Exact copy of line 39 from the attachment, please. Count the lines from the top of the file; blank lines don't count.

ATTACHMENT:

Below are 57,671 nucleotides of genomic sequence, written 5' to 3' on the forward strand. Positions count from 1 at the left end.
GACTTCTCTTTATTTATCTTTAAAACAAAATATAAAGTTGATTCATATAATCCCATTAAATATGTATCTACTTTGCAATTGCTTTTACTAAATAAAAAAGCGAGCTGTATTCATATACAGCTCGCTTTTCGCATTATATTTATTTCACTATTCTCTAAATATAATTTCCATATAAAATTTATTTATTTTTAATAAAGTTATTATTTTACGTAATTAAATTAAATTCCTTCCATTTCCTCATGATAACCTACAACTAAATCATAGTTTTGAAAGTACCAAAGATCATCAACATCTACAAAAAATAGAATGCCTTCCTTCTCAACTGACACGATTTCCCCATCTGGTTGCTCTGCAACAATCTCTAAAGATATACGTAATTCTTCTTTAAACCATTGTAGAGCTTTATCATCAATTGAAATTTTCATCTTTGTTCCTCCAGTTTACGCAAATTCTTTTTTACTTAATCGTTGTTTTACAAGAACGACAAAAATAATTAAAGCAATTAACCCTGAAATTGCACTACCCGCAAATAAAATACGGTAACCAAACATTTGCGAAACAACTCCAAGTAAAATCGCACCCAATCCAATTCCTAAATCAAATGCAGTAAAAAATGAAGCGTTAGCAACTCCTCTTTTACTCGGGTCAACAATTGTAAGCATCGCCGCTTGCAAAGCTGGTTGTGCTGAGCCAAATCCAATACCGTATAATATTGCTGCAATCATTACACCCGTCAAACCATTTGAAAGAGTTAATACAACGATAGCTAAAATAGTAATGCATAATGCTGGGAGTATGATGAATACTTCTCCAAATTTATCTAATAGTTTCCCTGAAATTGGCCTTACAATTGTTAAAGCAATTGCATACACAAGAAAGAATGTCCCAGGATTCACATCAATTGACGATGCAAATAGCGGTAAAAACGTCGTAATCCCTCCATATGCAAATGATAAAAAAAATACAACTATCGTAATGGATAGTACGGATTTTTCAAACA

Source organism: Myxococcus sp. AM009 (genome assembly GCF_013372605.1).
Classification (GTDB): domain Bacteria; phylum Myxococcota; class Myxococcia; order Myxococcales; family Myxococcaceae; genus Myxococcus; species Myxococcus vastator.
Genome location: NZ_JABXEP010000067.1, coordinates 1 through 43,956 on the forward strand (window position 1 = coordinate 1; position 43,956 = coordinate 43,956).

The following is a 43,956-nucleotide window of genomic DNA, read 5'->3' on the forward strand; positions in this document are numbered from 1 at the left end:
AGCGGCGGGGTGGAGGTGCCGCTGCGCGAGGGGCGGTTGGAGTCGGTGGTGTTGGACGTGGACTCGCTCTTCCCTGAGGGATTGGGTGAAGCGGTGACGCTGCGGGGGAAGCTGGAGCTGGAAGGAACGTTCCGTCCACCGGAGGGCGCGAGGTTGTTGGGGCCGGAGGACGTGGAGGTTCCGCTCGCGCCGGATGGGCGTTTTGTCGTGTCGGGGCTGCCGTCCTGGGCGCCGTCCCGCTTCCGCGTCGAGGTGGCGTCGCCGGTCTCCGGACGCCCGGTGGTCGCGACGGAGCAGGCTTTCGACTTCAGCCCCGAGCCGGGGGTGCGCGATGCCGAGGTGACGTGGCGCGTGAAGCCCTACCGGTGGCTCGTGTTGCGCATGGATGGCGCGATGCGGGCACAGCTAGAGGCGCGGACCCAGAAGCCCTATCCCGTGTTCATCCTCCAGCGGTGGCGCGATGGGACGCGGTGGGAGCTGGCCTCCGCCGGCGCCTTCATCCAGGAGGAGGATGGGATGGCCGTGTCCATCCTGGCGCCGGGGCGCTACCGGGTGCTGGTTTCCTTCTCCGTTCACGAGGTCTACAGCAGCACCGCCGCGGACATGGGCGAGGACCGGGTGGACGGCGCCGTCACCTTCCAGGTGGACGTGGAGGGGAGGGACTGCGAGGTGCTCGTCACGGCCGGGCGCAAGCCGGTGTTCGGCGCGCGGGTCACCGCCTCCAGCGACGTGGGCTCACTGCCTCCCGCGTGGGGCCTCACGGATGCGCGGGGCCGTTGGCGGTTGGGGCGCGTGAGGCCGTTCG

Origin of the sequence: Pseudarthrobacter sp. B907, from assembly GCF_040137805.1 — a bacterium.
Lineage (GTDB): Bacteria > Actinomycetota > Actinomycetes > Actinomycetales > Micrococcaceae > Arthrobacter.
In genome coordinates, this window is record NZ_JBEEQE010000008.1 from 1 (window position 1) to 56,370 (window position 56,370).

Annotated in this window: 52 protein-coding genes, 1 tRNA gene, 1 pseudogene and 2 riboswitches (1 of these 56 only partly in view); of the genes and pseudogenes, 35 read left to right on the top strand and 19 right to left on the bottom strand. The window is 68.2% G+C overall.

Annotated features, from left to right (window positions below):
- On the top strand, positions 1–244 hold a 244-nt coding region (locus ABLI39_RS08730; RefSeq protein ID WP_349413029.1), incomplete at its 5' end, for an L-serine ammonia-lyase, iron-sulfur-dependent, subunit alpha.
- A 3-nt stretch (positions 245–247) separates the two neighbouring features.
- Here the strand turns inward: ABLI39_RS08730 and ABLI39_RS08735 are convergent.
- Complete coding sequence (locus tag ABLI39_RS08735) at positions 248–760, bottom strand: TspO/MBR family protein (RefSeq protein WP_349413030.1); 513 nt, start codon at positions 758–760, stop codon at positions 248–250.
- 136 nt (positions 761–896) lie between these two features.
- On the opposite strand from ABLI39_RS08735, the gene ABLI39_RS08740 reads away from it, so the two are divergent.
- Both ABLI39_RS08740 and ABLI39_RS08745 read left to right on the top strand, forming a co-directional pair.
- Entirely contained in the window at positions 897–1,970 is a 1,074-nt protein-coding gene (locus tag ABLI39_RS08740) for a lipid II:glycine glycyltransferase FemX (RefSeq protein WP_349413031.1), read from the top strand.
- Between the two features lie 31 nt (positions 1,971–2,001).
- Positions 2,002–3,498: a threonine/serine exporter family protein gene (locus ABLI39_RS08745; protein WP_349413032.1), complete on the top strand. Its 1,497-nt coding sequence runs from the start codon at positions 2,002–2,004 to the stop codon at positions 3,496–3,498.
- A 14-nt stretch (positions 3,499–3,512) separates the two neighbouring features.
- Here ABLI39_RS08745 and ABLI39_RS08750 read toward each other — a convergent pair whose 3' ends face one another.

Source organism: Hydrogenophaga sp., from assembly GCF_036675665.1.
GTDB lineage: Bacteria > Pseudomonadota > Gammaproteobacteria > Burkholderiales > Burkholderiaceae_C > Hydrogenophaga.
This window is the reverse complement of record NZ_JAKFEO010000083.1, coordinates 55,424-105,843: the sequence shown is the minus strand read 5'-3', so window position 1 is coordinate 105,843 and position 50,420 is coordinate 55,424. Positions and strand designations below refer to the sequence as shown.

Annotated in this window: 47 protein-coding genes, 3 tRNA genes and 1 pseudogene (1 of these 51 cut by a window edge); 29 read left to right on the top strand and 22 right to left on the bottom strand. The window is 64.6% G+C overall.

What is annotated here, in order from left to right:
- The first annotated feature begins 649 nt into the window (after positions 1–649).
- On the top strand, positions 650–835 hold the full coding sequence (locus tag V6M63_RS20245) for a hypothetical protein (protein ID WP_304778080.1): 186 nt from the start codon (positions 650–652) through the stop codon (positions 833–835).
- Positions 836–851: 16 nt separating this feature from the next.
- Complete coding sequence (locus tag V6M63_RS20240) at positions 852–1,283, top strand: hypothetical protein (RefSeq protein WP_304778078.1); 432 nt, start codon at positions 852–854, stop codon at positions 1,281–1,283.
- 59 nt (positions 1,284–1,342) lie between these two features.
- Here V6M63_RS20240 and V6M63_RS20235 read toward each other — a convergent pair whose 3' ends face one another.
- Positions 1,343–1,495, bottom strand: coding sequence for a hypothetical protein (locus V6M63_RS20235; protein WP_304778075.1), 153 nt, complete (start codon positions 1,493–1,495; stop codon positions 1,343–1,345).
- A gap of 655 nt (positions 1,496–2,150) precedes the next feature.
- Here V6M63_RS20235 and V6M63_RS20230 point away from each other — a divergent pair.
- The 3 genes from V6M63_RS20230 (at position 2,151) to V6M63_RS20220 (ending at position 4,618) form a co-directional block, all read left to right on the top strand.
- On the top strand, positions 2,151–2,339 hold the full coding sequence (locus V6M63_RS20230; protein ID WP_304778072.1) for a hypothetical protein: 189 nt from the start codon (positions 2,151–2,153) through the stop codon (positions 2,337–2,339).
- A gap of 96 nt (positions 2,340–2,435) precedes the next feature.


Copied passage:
- The 3 genes from V6M63_RS20230 (at position 2,151) to V6M63_RS20220 (ending at position 4,618) form a co-directional block, all read left to right on the top strand.